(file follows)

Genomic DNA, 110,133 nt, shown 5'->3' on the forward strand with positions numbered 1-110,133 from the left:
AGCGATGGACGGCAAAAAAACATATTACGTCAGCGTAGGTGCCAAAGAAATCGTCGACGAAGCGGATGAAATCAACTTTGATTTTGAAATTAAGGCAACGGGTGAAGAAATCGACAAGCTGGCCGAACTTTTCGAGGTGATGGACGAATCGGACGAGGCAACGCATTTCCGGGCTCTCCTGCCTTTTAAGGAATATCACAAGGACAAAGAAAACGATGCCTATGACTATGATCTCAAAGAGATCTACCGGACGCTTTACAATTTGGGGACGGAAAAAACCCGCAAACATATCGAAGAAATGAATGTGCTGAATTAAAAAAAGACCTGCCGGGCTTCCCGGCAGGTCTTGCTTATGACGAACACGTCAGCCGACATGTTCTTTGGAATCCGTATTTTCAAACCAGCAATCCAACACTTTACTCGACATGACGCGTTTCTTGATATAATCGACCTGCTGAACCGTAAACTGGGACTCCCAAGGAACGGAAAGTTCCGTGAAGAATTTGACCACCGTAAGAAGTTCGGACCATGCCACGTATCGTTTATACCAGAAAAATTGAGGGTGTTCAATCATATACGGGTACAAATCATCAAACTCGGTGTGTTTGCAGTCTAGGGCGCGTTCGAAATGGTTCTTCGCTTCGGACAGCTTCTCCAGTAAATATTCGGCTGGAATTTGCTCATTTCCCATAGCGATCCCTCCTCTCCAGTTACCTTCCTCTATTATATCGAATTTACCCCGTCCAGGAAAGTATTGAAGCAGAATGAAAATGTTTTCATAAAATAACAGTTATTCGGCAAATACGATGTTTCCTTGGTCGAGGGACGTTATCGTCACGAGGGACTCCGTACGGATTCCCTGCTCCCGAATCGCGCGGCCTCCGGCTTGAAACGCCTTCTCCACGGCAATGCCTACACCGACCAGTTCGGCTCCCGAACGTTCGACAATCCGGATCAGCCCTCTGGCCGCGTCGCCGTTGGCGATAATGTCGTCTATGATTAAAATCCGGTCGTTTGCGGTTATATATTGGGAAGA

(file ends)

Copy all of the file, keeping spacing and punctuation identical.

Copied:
Genomic DNA, 110,133 nt, shown 5'->3' on the forward strand with positions numbered 1-110,133 from the left:
AGCGATGGACGGCAAAAAAACATATTACGTCAGCGTAGGTGCCAAAGAAATCGTCGACGAAGCGGATGAAATCAACTTTGATTTTGAAATTAAGGCAACGGGTGAAGAAATCGACAAGCTGGCCGAACTTTTCGAGGTGATGGACGAATCGGACGAGGCAACGCATTTCCGGGCTCTCCTGCCTTTTAAGGAATATCACAAGGACAAAGAAAACGATGCCTATGACTATGATCTCAAAGAGATCTACCGGACGCTTTACAATTTGGGGACGGAAAAAACCCGCAAACATATCGAAGAAATGAATGTGCTGAATTAAAAAAAGACCTGCCGGGCTTCCCGGCAGGTCTTGCTTATGACGAACACGTCAGCCGACATGTTCTTTGGAATCCGTATTTTCAAACCAGCAATCCAACACTTTACTCGACATGACGCGTTTCTTGATATAATCGACCTGCTGAACCGTAAACTGGGACTCCCAAGGAACGGAAAGTTCCGTGAAGAATTTGACCACCGTAAGAAGTTCGGACCATGCCACGTATCGTTTATACCAGAAAAATTGAGGGTGTTCAATCATATACGGGTACAAATCATCAAACTCGGTGTGTTTGCAGTCTAGGGCGCGTTCGAAATGGTTCTTCGCTTCGGACAGCTTCTCCAGTAAATATTCGGCTGGAATTTGCTCATTTCCCATAGCGATCCCTCCTCTCCAGTTACCTTCCTCTATTATATCGAATTTACCCCGTCCAGGAAAGTATTGAAGCAGAATGAAAATGTTTTCATAAAATAACAGTTATTCGGCAAATACGATGTTTCCTTGGTCGAGGGACGTTATCGTCACGAGGGACTCCGTACGGATTCCCTGCTCCCGAATCGCGCGGCCTCCGGCTTGAAACGCCTTCTCCACGGCAATGCCTACACCGACCAGTTCGGCTCCCGAACGTTCGACAATCCGGATCAGCCCTCTGGCCGCGTCGCCGTTGGCGATAATGTCGTCTATGATTAAAATCCGGTCGTTTGCGGTTATATATTGGGAAGA